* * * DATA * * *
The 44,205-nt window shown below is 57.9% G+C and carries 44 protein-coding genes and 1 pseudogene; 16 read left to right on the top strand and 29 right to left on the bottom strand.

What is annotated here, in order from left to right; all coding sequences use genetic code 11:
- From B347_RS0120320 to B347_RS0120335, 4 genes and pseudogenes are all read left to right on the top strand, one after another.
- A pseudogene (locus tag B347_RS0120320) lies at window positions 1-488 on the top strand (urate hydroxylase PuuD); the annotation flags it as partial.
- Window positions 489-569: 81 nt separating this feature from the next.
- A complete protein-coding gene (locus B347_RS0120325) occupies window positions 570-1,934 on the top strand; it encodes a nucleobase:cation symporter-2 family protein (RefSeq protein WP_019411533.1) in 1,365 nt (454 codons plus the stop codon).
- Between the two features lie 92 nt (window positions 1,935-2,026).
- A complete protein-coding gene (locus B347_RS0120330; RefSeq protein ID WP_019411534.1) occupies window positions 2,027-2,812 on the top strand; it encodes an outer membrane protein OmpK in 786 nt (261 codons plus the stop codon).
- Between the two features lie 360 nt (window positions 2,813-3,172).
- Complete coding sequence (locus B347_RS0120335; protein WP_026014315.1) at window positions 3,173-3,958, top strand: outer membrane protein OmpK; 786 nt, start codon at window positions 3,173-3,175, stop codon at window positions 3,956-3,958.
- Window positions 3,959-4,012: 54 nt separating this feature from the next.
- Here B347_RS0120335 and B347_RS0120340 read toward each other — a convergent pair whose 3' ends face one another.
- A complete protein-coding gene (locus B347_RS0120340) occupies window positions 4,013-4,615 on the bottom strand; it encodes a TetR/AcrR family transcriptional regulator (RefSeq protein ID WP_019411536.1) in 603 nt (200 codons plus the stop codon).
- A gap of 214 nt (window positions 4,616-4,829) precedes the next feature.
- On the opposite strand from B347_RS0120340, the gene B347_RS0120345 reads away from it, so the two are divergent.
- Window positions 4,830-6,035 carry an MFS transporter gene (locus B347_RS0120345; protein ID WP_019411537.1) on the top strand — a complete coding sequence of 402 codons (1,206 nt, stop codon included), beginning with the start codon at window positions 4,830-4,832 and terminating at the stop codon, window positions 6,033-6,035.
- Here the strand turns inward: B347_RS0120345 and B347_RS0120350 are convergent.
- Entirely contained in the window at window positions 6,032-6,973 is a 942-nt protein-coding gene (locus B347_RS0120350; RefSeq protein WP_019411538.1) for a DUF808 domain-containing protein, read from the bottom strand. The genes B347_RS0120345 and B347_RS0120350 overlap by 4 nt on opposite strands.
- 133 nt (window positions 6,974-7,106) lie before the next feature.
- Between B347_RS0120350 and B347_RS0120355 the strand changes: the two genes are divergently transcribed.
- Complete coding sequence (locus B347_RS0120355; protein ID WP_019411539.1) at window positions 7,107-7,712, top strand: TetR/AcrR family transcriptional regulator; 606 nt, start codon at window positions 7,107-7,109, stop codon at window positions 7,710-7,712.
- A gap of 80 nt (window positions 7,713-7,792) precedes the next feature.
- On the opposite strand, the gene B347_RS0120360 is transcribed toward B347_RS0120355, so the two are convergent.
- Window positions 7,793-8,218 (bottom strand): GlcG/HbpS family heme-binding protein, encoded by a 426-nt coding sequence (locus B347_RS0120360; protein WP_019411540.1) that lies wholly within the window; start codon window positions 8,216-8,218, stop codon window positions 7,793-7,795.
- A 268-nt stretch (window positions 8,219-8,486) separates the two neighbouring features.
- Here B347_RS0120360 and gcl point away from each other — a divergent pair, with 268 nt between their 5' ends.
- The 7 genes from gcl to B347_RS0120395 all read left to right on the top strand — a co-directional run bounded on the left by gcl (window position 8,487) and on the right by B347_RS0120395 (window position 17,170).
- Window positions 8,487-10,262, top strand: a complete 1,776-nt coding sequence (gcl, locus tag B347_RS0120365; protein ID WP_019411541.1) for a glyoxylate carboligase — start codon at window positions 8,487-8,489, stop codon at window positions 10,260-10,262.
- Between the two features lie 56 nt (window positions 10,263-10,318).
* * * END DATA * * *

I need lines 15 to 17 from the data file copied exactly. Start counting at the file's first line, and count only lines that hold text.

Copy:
- On the opposite strand from B347_RS0120340, the gene B347_RS0120345 reads away from it, so the two are divergent.
- Window positions 4,830-6,035 carry an MFS transporter gene (locus B347_RS0120345; protein ID WP_019411537.1) on the top strand — a complete coding sequence of 402 codons (1,206 nt, stop codon included), beginning with the start codon at window positions 4,830-4,832 and terminating at the stop codon, window positions 6,033-6,035.
- Here the strand turns inward: B347_RS0120345 and B347_RS0120350 are convergent.